Education Department Launches Civil Rights Probe Into Texas School District Learners of a mixed class of grades 4-6 go back to the classroom. (Christoph Soeder/picture-alliance/dpa/AP Images)
By Nick Koutsobinas | Thursday, 18 November 2021 06:04 AM
The Department of Education's civil rights enforcement arm is opening three investigations into a Texas school district after complaints were waged alleging discrimination based on race, gender, and cultural origin, according to NBC News.
The department's Office for Civil Rights notified officials of the Carroll Independent School District in Southlake, Texas, last week that it had opened three investigations regarding student discrimination.
But this is not the first time the district has come under fire for matters regarding discrimination. Three years ago, the district drew headlines over videos surfaced of white students chanting the N-word.
A spokeswoman with the school district, Karen Fitzgerald, commented that it had received three notifications letters and is "fully cooperating with this process."
"Our focus, she says, "will always be what is best for our students as we prepare them for their next steps in their educational journey." But Fitzgerald also points out that federal law prohibits her from addressing cases involving specific students.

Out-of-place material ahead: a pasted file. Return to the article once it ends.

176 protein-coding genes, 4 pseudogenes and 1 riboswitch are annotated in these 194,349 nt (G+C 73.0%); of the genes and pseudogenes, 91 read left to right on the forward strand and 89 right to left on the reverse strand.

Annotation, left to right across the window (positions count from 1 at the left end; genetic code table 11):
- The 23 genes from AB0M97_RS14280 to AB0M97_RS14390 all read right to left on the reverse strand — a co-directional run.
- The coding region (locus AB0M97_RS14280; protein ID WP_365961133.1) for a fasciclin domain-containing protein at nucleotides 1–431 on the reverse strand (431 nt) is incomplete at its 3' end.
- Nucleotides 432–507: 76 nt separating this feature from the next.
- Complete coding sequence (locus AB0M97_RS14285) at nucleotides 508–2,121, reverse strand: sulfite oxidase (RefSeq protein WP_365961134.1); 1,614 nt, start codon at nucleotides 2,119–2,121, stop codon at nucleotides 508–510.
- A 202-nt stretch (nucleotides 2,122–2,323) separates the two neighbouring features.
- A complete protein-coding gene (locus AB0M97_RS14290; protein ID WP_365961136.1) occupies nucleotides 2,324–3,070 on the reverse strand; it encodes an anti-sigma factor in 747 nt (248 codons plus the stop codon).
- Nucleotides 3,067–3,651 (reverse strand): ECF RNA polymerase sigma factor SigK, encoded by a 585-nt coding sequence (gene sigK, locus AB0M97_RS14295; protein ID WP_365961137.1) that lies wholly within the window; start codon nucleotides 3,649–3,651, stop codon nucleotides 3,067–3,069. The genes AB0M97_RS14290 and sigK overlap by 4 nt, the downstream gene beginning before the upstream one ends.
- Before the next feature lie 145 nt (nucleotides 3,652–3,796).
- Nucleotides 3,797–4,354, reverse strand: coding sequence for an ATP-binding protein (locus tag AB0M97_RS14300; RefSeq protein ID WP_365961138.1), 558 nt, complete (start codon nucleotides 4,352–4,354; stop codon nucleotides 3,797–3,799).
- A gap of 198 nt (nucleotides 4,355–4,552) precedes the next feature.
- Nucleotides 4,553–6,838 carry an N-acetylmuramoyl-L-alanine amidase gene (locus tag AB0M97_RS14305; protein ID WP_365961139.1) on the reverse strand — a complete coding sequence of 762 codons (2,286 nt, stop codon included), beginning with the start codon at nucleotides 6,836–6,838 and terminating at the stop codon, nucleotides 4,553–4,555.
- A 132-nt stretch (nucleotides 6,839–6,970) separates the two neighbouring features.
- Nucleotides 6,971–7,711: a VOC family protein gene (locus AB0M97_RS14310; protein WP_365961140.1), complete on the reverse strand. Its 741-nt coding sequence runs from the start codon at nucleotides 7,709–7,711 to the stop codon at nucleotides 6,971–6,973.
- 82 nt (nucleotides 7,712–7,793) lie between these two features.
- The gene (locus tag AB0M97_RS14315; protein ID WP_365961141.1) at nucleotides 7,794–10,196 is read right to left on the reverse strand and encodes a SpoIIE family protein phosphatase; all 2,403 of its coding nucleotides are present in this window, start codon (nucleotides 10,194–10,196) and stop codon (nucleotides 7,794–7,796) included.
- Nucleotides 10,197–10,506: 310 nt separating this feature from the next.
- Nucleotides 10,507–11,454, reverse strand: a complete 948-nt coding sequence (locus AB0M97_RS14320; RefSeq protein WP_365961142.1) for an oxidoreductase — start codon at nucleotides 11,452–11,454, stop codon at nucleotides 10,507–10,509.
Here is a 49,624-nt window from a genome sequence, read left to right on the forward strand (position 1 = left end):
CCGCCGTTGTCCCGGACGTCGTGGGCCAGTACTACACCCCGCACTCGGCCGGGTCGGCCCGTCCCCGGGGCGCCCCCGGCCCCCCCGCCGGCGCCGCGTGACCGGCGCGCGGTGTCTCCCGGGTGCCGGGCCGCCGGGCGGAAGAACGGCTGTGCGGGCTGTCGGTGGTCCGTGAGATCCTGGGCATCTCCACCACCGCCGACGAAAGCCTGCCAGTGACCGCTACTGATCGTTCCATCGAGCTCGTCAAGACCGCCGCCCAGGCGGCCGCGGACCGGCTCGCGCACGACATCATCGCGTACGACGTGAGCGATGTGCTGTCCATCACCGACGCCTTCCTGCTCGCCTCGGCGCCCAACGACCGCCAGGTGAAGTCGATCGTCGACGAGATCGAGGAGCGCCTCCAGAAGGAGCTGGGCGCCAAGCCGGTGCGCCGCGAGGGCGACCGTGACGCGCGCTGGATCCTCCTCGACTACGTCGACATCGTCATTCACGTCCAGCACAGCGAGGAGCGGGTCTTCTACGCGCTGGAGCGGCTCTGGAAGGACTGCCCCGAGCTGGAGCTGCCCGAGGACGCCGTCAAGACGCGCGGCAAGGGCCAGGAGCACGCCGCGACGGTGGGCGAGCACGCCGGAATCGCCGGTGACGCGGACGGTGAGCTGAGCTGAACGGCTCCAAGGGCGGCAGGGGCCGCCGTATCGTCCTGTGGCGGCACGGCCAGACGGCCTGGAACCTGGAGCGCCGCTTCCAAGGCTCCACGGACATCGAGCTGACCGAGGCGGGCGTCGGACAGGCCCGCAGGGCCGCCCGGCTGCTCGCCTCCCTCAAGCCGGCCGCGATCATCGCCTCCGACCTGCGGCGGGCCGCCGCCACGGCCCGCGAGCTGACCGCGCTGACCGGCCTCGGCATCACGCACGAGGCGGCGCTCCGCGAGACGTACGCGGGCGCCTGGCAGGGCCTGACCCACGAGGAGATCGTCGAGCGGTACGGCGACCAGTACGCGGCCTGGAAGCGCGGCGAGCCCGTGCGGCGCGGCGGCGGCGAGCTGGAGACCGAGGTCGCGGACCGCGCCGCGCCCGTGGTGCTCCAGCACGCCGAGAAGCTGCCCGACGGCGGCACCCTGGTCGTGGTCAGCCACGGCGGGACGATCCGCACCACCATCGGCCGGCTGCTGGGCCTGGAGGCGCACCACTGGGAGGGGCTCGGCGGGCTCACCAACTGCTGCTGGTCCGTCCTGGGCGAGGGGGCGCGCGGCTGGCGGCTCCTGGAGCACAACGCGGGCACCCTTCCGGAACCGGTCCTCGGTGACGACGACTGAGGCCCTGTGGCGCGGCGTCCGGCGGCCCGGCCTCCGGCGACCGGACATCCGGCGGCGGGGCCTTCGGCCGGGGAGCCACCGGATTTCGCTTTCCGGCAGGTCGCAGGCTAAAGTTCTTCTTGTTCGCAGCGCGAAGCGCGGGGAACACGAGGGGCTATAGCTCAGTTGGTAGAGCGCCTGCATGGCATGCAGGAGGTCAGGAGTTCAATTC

According to The Hill, in August 2020 the district put out a 34-page report designated for the Cultural Competence Action Plan, which called for widespread diversity training. And last month, the district made headlines after a teacher suggested that if students were going to learn about the Holocaust, then they should also read about an "opposing perspective."
When pressed on how a school could have opposing views on the Holocaust, Gina Peddy, the school district's executive director of curriculum, said, "believe me, that's come up."